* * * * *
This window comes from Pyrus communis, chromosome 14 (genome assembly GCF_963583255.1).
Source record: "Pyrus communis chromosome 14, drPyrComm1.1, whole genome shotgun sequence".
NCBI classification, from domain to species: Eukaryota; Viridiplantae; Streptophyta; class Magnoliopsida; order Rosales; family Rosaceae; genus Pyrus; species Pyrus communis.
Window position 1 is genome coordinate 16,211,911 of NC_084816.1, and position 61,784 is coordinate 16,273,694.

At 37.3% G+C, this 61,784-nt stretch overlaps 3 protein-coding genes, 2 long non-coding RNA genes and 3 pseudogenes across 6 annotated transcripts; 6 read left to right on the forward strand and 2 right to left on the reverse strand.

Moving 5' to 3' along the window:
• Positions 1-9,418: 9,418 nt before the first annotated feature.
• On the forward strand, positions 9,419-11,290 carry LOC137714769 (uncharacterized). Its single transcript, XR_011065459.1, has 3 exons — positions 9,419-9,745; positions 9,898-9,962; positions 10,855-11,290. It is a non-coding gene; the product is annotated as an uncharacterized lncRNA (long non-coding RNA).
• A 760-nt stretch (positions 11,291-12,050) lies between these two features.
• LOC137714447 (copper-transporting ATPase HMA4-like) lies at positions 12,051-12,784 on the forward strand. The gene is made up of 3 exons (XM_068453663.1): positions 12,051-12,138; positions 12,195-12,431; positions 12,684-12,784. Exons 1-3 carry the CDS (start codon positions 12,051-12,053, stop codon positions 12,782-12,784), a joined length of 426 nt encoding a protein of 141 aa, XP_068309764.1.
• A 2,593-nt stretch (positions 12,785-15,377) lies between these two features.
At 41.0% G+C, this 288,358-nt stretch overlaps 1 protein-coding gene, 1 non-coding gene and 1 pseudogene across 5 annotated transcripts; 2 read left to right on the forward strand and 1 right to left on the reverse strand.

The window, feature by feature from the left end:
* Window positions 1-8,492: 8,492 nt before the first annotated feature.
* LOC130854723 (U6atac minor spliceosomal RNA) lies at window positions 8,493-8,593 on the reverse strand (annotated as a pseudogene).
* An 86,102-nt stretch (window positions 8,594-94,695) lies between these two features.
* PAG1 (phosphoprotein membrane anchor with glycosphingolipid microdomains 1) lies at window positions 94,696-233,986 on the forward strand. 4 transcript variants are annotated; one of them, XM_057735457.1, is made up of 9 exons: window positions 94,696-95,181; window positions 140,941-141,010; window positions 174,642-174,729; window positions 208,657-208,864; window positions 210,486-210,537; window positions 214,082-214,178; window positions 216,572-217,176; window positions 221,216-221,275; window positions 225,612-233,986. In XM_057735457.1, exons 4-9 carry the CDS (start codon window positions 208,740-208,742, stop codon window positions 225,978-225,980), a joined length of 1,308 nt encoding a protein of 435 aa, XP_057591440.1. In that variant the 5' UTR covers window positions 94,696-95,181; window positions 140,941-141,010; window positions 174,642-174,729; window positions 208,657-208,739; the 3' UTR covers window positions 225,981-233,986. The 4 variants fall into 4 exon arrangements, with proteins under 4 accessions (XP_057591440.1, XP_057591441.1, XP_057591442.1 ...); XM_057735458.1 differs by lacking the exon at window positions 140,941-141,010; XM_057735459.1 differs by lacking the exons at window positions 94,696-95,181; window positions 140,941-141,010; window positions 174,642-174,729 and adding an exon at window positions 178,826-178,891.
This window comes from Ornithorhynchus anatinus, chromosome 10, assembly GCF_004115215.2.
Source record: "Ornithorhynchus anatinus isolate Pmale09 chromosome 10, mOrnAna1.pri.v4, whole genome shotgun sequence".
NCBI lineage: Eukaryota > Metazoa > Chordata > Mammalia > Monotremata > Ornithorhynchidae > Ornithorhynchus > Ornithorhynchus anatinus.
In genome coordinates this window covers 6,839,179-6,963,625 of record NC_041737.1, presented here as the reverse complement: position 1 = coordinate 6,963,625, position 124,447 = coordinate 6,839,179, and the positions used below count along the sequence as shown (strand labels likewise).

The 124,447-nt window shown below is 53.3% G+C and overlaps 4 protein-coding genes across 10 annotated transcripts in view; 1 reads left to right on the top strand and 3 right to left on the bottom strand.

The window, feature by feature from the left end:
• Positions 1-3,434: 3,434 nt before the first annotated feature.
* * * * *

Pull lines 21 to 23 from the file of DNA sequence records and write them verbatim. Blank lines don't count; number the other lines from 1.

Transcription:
In genome coordinates this window covers 6,839,179-6,963,625 of record NC_041737.1, presented here as the reverse complement: position 1 = coordinate 6,963,625, position 124,447 = coordinate 6,839,179, and the positions used below count along the sequence as shown (strand labels likewise).

The 124,447-nt window shown below is 53.3% G+C and overlaps 4 protein-coding genes across 10 annotated transcripts in view; 1 reads left to right on the top strand and 3 right to left on the bottom strand.

The window, feature by feature from the left end: